People Power Health is the theme of the Transform 2015 conference. â€śThis theme underscores the momentum underway around the world,â€ť says Barbara Spurrier, administrative director of Mayo Clinic Center for Innovation, which is the host of the conference. â€śWe are seeing the center of gravity shift away from traditional hospitals and health careÂ -Â to the people.â€ť
Now in its eighth year, Transform features a program of innovators in health and health care from throughout the country.
For inquires and media passes, contact Cathryn Kennedy at firstname.lastname@example.org or 612-309-3951 or 507-284-5005.
American and Chinese adults with Type 2 diabetes are at similar risk for memory impairment, Mayo Clinic and Shanghai researchers report
Rochester, Minn. â€“ Diabetes is a known risk factor for cognitive decline and dementia, age-related conditions that affect memory and thinking skills. However, little is known about how the diabetes-cognitive decline link compares across cultures.
Scientists from Mayo Clinic and Huashan Hospital in Shanghai explored the association between Type 2 diabetes and cognitive impairment to find out if the relationship varies in different populations. Study participants had not been diagnosed with memory-related diseases, such as vascular dementia or Alzheimer's dementia.
For the study, the researchers evaluated data from two large, ongoing, population-based studies: the Shanghai Aging Study (SAS) and the Mayo Clinic Study of Aging (MCSA). Both use similar designs and methodologies. For example, both studies recruit participants from a defined population, include an on-site, in-person evaluation, use similar or comparable tests of cognition, and include participants over age 50. The SAS uses neuropsychological tests adapted from Western tests to harmonize with Chinese culture.
Rochester, Minn. â€“ Terrence L. Cascino, M.D., of Mayo Clinic in Rochester was elected the president of the American Academy of Neurology (AAN), the worldâ€™s largest professional association of neurologists and neuroscientists with 28,000 members.
Dr. Cascino, AANâ€™s 34th president, succeeds Timothy A. Pedley, MD, professor of neurology at the Columbia University Medical Center.
â€śThis is an opportunity of a lifetime to serve our 28,000 members of AAN with unparalleled resources to help them provide the highest quality patient-centered neurologic care for the one in six people worldwide who have a brain disease, such as Alzheimerâ€™s disease, stroke, epilepsy, autism, and Parkinsonâ€™s diseaseâ€ť said Dr. Cascino. â€śI am privileged to follow a long line of distinguished neurologists committed to expanding the reach of the AAN, demonstrating the value of neurologists, enhancing their career satisfaction and most importantly, being indispensable to our members.â€ť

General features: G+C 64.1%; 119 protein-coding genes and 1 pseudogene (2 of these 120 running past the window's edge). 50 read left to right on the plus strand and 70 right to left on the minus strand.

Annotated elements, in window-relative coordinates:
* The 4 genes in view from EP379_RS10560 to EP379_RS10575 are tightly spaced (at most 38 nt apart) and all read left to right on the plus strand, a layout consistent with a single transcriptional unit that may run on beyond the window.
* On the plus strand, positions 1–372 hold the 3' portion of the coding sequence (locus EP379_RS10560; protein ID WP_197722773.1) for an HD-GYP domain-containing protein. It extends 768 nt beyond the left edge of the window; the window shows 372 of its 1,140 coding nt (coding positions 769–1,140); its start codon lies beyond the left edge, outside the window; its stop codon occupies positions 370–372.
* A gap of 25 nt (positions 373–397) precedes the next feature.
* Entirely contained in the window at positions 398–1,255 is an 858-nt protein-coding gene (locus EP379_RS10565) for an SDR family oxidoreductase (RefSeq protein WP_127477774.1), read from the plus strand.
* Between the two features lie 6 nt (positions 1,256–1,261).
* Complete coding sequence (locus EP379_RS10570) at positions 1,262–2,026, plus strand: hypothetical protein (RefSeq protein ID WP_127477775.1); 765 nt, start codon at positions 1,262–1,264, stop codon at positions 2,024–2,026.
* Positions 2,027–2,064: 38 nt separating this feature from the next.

More information about the leadership announcement can be found in the AAN news release here.
ROCHESTER, Minn â€“ Researchers at Mayo Clinic developed a new scoring system to help determine which elderly people may be at a higher risk of developing the memory and thinking problems that can lead to dementia. Â The study is published in the March 18, 2015, online issue of NeurologyÂ®, the medical journal of the American Academy of Neurology.
â€śOur goal is to identify people who are at the highest risk for dementia as early as possibleâ€ť said study author Ronald Petersen, M.D., Ph.D., Chester and Debbie Cadieux Director of the Mayo Clinic Alzheimer's Disease Research Center, Cora Kanow Professor of Alzheimerâ€™s Disease Research and a member of the American Academy of Neurology.
MEDIA CONTACT:Â Duska Anastasijevic, Mayo Clinic Public Affairs, 507-284-5005, email@example.com
Journalists: Sound bites with Dr. Petersen are available in the downloads.
Projects will help advance research through collaborations and development of novel strategies for frontotemporal dementia
Rochester, Minn. â€”Â Mayo Clinic has been awarded two grants for large, five-year projects on frontotemporal dementia (FTD), characterized by degeneration of the frontal and temporal lobes of the brain. While rare, it may strike people in their twenties, even in their teens.
Duska Anastasijevic, Mayo Clinic Public Affairs, 507-284-5005, Email: firstname.lastname@example.org
Journalists: Sound bites are available in the downloads. [...]